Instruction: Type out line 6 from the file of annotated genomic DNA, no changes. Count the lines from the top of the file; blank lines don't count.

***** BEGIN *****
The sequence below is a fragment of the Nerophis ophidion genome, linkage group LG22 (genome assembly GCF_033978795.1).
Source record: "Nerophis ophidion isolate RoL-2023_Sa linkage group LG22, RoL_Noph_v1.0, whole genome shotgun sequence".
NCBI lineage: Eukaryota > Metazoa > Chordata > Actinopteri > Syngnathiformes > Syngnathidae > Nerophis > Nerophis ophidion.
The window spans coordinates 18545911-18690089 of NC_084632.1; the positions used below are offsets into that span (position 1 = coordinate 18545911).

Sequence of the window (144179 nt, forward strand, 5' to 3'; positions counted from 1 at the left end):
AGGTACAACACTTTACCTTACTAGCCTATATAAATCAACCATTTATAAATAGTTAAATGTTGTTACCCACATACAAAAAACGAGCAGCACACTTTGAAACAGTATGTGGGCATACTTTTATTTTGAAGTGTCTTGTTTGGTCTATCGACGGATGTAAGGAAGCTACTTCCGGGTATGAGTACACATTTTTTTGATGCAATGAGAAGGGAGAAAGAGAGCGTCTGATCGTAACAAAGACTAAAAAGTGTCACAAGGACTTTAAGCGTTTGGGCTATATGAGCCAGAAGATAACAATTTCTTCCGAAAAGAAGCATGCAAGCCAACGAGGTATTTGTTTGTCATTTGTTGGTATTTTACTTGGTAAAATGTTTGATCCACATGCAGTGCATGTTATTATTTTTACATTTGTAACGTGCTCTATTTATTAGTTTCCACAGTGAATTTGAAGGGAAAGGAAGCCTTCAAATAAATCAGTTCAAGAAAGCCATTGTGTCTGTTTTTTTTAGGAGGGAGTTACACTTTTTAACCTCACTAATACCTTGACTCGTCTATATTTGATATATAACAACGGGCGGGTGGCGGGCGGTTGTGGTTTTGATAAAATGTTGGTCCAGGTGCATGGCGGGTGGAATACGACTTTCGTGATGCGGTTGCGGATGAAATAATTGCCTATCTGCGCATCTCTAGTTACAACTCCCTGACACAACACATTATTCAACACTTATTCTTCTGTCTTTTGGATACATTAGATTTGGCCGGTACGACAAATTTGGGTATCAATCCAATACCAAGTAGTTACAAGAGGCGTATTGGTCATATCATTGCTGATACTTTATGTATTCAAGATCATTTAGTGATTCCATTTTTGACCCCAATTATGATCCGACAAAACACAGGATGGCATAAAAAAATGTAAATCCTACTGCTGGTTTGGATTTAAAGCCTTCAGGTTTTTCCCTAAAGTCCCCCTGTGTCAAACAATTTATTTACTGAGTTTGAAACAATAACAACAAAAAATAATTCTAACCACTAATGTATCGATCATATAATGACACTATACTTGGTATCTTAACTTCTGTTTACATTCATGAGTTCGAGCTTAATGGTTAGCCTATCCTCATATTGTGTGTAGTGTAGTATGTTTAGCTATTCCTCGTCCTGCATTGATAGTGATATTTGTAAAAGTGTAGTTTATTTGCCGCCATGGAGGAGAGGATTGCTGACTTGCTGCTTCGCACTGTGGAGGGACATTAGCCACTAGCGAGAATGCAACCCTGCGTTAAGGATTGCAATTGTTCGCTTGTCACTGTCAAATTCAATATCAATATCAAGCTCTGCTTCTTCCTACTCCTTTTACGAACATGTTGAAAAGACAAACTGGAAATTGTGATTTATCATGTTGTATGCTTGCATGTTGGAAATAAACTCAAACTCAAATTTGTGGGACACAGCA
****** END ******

AGGTACAACACTTTACCTTACTAGCCTATATAAATCAACCATTTATAAATAGTTAAATGTTGTTACCCACATACAAAAAACGAGCAGCACACTTTGAAACAGTATGTGGGCATACTTTTATTTTGAAGTGTCTTGTTTGGTCTATCGACGGATGTAAGGAAGCTACTTCCGGGTATGAGTACACATTTTTTTGATGCAATGAGAAGGGAGAAAGAGAGCGTCTGATCGTAACAAAGACTAAAAAGTGTCACAAGGACTTTAAGCGTTTGGGCTATATGAGCCAGAAGATAACAATTTCTTCCGAAAAGAAGCATGCAAGCCAACGAGGTATTTGTTTGTCATTTGTTGGTATTTTACTTGGTAAAATGTTTGATCCACATGCAGTGCATGTTATTATTTTTACATTTGTAACGTGCTCTATTTATTAGTTTCCACAGTGAATTTGAAGGGAAAGGAAGCCTTCAAATAAATCAGTTCAAGAAAGCCATTGTGTCTGTTTTTTTTAGGAGGGAGTTACACTTTTTAACCTCACTAATACCTTGACTCGTCTATATTTGATATATAACAACGGGCGGGTGGCGGGCGGTTGTGGTTTTGATAAAATGTTGGTCCAGGTGCATGGCGGGTGGAATACGACTTTCGTGATGCGGTTGCGGATGAAATAATTGCCTATCTGCGCATCTCTAGTTACAACTCCCTGACACAACACATTATTCAACACTTATTCTTCTGTCTTTTGGATACATTAGATTTGGCCGGTACGACAAATTTGGGTATCAATCCAATACCAAGTAGTTACAAGAGGCGTATTGGTCATATCATTGCTGATACTTTATGTATTCAAGATCATTTAGTGATTCCATTTTTGACCCCAATTATGATCCGACAAAACACAGGATGGCATAAAAAAATGTAAATCCTACTGCTGGTTTGGATTTAAAGCCTTCAGGTTTTTCCCTAAAGTCCCCCTGTGTCAAACAATTTATTTACTGAGTTTGAAACAATAACAACAAAAAATAATTCTAACCACTAATGTATCGATCATATAATGACACTATACTTGGTATCTTAACTTCTGTTTACATTCATGAGTTCGAGCTTAATGGTTAGCCTATCCTCATATTGTGTGTAGTGTAGTATGTTTAGCTATTCCTCGTCCTGCATTGATAGTGATATTTGTAAAAGTGTAGTTTATTTGCCGCCATGGAGGAGAGGATTGCTGACTTGCTGCTTCGCACTGTGGAGGGACATTAGCCACTAGCGAGAATGCAACCCTGCGTTAAGGATTGCAATTGTTCGCTTGTCACTGTCAAATTCAATATCAATATCAAGCTCTGCTTCTTCCTACTCCTTTTACGAACATGTTGAAAAGACAAACTGGAAATTGTGATTTATCATGTTGTATGCTTGCATGTTGGAAATAAACTCAAACTCAAATTTGTGGGACACAGCA